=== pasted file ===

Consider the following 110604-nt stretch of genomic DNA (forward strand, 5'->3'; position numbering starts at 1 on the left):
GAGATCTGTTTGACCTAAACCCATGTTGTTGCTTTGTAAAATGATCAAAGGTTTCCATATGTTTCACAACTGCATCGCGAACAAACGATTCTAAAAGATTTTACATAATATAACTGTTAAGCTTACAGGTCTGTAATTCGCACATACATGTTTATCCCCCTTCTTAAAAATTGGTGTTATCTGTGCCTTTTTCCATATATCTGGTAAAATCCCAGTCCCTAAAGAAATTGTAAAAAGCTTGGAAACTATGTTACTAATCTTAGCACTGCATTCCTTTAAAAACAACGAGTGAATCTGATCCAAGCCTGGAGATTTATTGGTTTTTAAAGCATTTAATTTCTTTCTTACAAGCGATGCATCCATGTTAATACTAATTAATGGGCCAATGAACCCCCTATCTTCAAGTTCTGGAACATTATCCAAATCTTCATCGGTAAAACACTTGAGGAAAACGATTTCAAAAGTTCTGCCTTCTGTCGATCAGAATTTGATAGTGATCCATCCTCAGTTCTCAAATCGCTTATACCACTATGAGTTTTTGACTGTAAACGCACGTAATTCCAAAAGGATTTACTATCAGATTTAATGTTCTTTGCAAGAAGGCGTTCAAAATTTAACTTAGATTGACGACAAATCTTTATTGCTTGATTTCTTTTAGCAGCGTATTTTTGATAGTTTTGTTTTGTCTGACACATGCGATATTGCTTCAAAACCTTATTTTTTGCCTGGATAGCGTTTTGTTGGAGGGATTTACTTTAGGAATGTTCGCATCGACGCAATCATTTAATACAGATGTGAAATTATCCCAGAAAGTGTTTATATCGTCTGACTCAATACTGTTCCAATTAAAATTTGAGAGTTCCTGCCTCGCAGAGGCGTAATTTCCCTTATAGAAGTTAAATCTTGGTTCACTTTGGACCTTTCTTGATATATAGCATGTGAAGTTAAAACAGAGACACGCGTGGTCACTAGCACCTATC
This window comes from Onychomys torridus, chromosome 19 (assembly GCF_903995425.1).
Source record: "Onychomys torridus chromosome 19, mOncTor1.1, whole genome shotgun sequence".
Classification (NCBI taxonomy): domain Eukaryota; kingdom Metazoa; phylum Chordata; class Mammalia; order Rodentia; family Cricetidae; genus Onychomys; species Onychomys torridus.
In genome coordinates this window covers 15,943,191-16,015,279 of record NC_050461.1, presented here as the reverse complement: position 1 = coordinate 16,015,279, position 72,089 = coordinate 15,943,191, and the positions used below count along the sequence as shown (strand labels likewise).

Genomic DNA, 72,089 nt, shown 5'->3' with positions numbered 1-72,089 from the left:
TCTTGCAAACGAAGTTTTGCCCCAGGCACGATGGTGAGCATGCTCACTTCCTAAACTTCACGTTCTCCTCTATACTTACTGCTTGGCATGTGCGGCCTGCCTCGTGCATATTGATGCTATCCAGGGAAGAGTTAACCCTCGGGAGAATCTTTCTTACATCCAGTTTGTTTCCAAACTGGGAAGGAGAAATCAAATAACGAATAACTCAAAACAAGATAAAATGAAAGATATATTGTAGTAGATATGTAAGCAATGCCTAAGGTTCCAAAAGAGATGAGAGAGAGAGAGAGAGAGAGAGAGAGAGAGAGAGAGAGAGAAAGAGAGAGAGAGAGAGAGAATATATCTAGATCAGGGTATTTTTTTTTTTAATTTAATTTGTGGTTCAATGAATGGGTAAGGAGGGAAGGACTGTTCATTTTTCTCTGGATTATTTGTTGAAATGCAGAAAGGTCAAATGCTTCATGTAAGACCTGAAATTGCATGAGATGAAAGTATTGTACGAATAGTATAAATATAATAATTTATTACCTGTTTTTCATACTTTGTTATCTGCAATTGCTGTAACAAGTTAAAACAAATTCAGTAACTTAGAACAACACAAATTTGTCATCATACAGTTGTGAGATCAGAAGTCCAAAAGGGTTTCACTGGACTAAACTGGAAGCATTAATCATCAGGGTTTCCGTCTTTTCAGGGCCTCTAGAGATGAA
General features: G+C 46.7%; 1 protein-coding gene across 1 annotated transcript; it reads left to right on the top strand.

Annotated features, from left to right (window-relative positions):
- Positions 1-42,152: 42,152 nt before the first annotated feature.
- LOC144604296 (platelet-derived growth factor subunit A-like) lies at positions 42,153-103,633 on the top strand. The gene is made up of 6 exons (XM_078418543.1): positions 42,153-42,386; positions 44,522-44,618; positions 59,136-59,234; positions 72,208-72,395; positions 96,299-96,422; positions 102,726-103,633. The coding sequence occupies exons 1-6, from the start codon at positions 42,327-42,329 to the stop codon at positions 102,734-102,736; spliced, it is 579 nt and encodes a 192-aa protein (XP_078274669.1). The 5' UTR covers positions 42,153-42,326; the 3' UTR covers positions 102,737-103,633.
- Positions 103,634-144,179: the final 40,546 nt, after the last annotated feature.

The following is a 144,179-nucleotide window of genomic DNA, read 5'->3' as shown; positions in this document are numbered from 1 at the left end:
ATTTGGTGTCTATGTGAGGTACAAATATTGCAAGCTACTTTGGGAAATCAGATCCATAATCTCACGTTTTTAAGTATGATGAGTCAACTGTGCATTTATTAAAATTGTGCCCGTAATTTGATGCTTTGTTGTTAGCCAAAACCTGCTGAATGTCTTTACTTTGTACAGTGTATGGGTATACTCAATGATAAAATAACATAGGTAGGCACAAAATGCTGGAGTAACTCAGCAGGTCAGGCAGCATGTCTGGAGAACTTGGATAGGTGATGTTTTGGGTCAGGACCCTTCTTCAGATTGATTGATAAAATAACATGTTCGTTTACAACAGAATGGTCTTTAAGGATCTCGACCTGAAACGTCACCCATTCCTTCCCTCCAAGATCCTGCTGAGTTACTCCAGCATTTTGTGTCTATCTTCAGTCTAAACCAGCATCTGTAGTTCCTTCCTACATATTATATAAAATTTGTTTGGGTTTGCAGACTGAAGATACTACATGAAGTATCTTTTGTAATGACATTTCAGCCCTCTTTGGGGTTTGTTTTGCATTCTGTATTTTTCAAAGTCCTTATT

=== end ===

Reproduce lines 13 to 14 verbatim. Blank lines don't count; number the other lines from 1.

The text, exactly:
- Positions 103,634-144,179: the final 40,546 nt, after the last annotated feature.

The following is a 144,179-nucleotide window of genomic DNA, read 5'->3' as shown; positions in this document are numbered from 1 at the left end: